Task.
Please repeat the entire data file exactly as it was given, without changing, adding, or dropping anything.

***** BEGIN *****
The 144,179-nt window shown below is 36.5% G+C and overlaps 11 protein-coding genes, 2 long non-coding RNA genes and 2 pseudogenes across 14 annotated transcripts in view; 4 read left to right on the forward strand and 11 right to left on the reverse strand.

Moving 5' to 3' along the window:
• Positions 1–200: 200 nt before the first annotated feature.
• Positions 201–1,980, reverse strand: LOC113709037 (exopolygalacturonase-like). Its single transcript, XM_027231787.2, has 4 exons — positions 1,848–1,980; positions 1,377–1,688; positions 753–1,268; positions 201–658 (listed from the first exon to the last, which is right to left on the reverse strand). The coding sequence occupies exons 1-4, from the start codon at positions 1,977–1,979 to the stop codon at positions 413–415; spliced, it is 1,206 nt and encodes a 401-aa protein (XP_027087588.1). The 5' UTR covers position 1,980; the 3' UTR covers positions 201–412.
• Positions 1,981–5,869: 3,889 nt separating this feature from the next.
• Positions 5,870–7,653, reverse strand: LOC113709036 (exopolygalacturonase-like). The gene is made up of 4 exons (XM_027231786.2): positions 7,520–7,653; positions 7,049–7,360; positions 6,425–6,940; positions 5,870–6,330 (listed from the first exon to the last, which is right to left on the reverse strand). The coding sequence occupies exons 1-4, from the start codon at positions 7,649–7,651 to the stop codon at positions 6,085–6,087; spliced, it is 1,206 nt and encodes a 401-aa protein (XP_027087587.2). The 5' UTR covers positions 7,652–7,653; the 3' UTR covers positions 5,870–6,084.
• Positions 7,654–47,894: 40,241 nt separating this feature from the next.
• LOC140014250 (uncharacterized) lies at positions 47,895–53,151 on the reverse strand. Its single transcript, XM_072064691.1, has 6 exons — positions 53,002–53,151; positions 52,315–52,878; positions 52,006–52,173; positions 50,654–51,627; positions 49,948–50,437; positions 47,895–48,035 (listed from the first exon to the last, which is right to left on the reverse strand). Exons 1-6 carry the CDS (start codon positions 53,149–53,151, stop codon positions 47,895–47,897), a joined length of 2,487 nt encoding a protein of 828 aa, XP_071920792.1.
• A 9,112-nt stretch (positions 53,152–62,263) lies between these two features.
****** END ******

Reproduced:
The 144,179-nt window shown below is 36.5% G+C and overlaps 11 protein-coding genes, 2 long non-coding RNA genes and 2 pseudogenes across 14 annotated transcripts in view; 4 read left to right on the forward strand and 11 right to left on the reverse strand.

Moving 5' to 3' along the window:
• Positions 1–200: 200 nt before the first annotated feature.
• Positions 201–1,980, reverse strand: LOC113709037 (exopolygalacturonase-like). Its single transcript, XM_027231787.2, has 4 exons — positions 1,848–1,980; positions 1,377–1,688; positions 753–1,268; positions 201–658 (listed from the first exon to the last, which is right to left on the reverse strand). The coding sequence occupies exons 1-4, from the start codon at positions 1,977–1,979 to the stop codon at positions 413–415; spliced, it is 1,206 nt and encodes a 401-aa protein (XP_027087588.1). The 5' UTR covers position 1,980; the 3' UTR covers positions 201–412.
• Positions 1,981–5,869: 3,889 nt separating this feature from the next.
• Positions 5,870–7,653, reverse strand: LOC113709036 (exopolygalacturonase-like). The gene is made up of 4 exons (XM_027231786.2): positions 7,520–7,653; positions 7,049–7,360; positions 6,425–6,940; positions 5,870–6,330 (listed from the first exon to the last, which is right to left on the reverse strand). The coding sequence occupies exons 1-4, from the start codon at positions 7,649–7,651 to the stop codon at positions 6,085–6,087; spliced, it is 1,206 nt and encodes a 401-aa protein (XP_027087587.2). The 5' UTR covers positions 7,652–7,653; the 3' UTR covers positions 5,870–6,084.
• Positions 7,654–47,894: 40,241 nt separating this feature from the next.
• LOC140014250 (uncharacterized) lies at positions 47,895–53,151 on the reverse strand. Its single transcript, XM_072064691.1, has 6 exons — positions 53,002–53,151; positions 52,315–52,878; positions 52,006–52,173; positions 50,654–51,627; positions 49,948–50,437; positions 47,895–48,035 (listed from the first exon to the last, which is right to left on the reverse strand). Exons 1-6 carry the CDS (start codon positions 53,149–53,151, stop codon positions 47,895–47,897), a joined length of 2,487 nt encoding a protein of 828 aa, XP_071920792.1.
• A 9,112-nt stretch (positions 53,152–62,263) lies between these two features.